For years, consumers have been told that the best way to foil identity thieves is to treat their Social Security numbers as if they were gold bars. It turns out that that advice is being undermined by government agencies and consumers who put personal information on social networking sites.
For years, consumers have been told that the best way to foil identity thieves is to treat their Social Security numbers as if they were gold bars. Shred any documents that may have your SSN on them, law enforcement types advised, and don’t even think about carrying your Social Security card in your wallet or purse. It turns out that that advice is being undermined by some government agencies and by consumers who put personal information on social networking sites like Facebook.
As careful as you might be in guarding your SSN number, crooks may still be able to get at it through public records with full or partial SSNs that are published online by your county government. A recent survey the Government Accountability Office showed that 85 percent of the largest counties in the nation make records like property transactions, divorce agreements, and tax liens available online. Only about 12 perceent of those counties have finished editing those documents by removing all or part of the SSNs and another 26 percent are in the process, which is labor intensive and time consuming.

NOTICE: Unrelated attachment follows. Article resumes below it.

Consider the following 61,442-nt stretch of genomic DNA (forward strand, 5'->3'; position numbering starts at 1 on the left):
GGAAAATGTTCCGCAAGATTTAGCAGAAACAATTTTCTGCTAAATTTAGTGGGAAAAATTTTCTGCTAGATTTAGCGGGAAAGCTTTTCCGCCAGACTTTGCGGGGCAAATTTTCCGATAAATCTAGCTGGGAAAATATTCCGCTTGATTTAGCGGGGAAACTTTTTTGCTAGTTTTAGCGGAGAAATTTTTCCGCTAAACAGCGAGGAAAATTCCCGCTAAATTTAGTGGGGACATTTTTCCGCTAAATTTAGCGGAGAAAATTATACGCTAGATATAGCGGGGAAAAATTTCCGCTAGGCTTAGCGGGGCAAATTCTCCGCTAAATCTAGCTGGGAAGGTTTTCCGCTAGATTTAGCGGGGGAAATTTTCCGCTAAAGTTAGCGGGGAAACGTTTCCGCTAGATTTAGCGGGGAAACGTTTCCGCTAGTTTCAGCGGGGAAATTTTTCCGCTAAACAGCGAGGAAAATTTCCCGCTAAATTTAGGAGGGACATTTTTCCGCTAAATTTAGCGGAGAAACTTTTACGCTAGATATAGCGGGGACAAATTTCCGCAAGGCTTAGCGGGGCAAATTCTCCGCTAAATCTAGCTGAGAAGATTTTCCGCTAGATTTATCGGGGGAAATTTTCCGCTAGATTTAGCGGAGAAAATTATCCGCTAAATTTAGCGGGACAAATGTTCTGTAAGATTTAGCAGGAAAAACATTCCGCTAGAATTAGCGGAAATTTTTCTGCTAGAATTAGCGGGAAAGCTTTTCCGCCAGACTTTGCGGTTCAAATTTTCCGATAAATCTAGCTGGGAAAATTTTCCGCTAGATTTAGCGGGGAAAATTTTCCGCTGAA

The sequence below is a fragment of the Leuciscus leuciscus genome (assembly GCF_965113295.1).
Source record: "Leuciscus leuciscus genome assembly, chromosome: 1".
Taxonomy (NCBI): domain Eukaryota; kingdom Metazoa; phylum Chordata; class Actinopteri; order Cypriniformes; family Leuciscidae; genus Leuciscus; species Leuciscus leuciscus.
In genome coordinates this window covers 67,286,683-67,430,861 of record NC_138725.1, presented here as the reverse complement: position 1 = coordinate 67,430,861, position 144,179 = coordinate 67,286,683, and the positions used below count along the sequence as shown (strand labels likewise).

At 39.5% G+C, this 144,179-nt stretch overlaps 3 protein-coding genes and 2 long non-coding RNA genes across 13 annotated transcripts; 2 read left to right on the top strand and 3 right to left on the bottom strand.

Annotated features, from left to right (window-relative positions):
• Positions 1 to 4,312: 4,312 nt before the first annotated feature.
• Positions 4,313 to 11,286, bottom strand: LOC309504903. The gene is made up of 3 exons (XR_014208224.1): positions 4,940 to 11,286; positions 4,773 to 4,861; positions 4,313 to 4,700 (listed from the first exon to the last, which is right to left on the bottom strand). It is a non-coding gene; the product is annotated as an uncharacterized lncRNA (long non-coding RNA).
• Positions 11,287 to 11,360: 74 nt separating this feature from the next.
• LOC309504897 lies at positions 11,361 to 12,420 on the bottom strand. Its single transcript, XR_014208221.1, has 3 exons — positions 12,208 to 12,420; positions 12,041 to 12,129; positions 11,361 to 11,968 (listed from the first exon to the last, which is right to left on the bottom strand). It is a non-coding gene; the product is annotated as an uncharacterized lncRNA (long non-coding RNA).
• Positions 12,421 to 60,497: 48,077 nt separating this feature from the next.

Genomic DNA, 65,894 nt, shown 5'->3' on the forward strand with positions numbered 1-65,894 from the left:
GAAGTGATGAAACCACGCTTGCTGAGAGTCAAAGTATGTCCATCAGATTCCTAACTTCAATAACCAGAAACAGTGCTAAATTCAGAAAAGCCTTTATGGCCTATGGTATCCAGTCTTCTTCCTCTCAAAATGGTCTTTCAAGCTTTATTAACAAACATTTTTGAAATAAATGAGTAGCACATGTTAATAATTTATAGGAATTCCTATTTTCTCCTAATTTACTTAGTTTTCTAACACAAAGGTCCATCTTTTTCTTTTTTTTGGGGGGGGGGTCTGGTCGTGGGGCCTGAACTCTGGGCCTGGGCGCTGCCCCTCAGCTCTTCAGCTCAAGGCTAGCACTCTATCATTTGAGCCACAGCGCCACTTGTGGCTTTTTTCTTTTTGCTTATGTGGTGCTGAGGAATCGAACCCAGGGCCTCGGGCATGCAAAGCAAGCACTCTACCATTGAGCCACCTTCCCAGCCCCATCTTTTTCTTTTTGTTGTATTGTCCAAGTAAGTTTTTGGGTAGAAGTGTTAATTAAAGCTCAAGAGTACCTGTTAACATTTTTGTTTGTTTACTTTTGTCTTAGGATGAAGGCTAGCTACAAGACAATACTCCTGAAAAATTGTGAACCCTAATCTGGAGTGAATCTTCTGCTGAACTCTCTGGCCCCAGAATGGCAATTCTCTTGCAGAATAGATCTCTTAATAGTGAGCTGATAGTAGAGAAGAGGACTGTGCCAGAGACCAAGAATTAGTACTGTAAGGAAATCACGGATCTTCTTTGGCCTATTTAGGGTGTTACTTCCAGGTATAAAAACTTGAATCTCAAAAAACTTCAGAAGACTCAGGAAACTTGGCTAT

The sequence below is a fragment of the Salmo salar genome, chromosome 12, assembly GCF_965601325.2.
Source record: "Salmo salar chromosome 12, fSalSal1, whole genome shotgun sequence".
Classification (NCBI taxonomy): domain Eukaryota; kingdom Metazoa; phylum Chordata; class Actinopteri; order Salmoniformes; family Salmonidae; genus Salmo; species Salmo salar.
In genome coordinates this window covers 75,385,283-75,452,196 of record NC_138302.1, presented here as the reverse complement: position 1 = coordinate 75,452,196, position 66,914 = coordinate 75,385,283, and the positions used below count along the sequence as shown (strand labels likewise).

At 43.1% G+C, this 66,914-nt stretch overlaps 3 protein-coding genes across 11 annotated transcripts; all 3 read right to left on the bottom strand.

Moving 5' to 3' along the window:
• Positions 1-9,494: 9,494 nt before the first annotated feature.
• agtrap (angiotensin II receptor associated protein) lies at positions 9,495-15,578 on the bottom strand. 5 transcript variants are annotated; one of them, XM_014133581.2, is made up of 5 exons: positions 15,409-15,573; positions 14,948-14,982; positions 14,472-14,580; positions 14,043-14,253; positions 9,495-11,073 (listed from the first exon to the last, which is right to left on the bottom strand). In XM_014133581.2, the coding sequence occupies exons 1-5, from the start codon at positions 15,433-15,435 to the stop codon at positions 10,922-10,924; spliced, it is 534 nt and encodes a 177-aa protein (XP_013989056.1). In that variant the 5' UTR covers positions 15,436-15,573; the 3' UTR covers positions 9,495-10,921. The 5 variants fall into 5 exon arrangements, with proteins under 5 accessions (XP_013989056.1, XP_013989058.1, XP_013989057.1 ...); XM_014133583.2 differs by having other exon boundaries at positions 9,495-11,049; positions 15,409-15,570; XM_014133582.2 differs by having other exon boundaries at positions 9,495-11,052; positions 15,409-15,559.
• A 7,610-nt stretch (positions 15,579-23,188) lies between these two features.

People who list their birth date and where they were born on sites like Facebook are also vulnerable. Using those two pieces of information, researchers were able to guess the first five digits of the SSNs of more than a third of the people in their sample. The Social Security Administration uses the birthplace to assign the first three numbers in the SSN, and the date of birth to determine the second two digits. That will change; the SSA says that by next year it will begin randomly assigning SSNs.
Lesson: Don’t list your date of birth or where you were born on any social networking site.